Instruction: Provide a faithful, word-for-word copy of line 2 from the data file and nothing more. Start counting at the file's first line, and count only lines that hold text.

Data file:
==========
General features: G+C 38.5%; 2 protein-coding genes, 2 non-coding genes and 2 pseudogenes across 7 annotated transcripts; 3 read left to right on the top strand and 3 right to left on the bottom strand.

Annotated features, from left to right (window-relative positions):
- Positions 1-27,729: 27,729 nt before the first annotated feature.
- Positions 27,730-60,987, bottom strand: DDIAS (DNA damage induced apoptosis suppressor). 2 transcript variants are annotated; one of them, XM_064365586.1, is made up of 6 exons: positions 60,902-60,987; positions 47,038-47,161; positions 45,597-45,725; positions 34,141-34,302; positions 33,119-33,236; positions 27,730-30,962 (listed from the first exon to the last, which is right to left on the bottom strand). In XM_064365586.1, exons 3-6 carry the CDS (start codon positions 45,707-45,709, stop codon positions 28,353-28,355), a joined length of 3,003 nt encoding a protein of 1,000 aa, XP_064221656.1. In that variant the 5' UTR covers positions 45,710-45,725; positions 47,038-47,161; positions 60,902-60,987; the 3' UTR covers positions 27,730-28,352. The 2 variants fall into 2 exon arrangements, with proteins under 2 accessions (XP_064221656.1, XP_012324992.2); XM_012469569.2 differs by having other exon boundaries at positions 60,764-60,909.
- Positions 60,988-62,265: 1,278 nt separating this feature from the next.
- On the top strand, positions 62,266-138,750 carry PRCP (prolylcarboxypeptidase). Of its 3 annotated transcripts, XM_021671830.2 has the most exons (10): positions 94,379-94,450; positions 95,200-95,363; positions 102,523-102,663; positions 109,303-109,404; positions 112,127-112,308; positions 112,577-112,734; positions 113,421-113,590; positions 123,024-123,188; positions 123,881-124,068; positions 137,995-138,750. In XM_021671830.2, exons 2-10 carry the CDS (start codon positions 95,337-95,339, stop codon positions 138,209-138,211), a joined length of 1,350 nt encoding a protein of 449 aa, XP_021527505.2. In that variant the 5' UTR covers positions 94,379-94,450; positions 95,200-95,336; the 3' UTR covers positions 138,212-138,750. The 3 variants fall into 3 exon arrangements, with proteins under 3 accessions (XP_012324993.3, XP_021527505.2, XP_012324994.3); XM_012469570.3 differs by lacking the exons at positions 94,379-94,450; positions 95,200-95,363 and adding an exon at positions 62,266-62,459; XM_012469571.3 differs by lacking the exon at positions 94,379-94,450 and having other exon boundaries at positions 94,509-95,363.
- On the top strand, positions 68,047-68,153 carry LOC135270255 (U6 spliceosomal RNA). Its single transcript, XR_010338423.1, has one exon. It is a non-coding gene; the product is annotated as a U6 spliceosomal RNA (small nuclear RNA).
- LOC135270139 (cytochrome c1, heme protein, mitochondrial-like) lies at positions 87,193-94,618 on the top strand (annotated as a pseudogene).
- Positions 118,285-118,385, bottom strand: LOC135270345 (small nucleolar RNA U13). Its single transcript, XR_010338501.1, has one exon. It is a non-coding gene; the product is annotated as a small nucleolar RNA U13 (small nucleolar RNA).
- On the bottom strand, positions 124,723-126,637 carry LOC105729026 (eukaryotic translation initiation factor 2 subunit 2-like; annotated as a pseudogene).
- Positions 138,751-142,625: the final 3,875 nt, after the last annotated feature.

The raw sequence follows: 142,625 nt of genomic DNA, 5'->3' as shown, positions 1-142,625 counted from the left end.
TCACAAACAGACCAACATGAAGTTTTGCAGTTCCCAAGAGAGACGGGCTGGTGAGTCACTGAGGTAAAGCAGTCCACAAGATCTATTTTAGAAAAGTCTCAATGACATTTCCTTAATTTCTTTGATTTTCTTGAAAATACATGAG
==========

Annotated features, from left to right (window-relative positions):